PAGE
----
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Showing content with the highest reputation on 02/10/2019 in all areas

  1. 1 point
    Thanks, I found the article and found it very informative. I can tell what model isn't but I can't determine what it is. It's definitely early to mid 20th century because of the screw cap bottle but beyond that it's just conjecture. Maybe more than one hand was involved? The hull is almost too perfect, the holes are neatly reamed and the shrouds are finely knotted, the spars are neatly wired to the mast and the background is imaginative but the deck is coarsely hewn, the hull is crudely painted and the main stays, mast and spars are unformed and rough. I guess I'll never know.
  2. 1 point
    There's an article in the Bottled Ship Wright Journal (see under 'Clubs' above) on this subject that may help you out a bit. Alan
  3. 1 point
    Thanks for the info...I agree that its origin will probably long remain a mystery but to me it's a priceless treasure. I have not received any emails aside from a general form letter confirming my enrollment...hope to post more, I'm in the process of my first SIB build in forty years. Not much for logging builds though, that has to at least double the build time!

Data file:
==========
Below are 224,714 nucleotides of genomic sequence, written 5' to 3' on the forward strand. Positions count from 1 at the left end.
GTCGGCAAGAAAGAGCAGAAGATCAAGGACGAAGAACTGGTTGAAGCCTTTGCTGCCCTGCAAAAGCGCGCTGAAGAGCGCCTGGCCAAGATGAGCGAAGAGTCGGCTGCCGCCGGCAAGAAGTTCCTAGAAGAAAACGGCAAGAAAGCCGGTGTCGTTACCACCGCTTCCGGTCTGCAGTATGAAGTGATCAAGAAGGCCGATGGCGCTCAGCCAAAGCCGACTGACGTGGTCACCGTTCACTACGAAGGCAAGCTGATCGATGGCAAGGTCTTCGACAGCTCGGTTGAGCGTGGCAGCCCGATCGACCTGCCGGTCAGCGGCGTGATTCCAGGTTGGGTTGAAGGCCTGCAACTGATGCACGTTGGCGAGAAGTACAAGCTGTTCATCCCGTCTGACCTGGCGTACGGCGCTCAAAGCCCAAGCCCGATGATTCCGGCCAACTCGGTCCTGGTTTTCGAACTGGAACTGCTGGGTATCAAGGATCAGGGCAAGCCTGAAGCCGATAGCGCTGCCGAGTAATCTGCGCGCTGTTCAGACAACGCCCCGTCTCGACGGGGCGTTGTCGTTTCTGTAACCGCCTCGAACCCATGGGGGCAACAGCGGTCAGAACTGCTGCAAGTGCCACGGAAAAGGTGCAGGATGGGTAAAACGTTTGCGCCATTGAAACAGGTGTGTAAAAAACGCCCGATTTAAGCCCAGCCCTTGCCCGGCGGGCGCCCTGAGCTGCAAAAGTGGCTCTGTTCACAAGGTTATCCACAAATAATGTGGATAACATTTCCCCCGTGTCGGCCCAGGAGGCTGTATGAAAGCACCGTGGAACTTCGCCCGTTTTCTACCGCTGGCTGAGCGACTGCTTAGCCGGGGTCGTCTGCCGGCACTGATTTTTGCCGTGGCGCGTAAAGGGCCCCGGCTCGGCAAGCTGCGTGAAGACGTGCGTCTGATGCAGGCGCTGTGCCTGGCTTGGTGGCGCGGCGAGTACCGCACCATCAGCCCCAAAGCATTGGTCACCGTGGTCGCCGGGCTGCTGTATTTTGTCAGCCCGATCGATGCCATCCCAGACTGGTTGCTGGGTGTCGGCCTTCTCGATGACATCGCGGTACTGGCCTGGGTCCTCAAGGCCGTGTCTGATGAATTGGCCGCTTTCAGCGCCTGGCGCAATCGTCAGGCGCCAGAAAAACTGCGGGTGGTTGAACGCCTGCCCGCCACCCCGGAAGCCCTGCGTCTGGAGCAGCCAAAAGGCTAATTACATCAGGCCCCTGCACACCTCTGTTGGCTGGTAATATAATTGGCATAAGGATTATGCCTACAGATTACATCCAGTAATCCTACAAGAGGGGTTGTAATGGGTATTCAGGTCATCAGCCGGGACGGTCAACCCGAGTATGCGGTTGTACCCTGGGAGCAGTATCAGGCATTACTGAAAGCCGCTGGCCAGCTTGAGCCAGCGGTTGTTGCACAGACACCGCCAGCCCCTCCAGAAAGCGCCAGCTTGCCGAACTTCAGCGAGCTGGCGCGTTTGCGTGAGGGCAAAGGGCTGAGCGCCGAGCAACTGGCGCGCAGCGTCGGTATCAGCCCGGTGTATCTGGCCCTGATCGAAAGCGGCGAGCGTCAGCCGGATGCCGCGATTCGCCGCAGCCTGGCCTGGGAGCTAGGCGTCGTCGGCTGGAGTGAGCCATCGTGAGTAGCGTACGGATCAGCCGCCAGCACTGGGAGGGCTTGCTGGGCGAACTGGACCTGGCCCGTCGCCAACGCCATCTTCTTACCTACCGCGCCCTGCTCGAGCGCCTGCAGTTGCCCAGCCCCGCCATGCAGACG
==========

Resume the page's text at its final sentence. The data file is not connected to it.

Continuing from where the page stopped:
4. 1 point
    The only kits I know of from the 1950s were built by a company called ship yard and it had a plastic bottle that came in two pieces and had yo be glued together with the ship in the middle. Unless there are other kits I don't know, which is likely, I don't think this is a kit. I don't know that I can add much more to the bottle information than you have already contributed. The rounded markings on the base suggest an Owens machine made bottle to me. At earliest it would be 1910 but Owens machines were used into the 1980's which means it could be any where in between. I found an article stating a lot of glass makers in Baltimore used an anchor mark in different variations so its possible it could be from there. It is hard to say. As far as the ship goes the rigging looks accurate as in proper placement of back stays and lifts. Who ever built it knew ships or at the very least had good sources. It is built in an early style in that it doesn't have sails and it depicts a scene. That is typical of sibs I've seen from the 1915ish to the 1920's. Could be its built by an old salt or some one learning from one. It is a rough build. I suspect it could have been one of the builders first models. Might be why it got left behind in the house. Maybe they thought it wasn't as good as later builds but didn't have the heart to throw it away so leave it as treasure. It really is hard to say. Its a fun little ship in bottle though and the story behind it is interesting. Thank you for sharing it.
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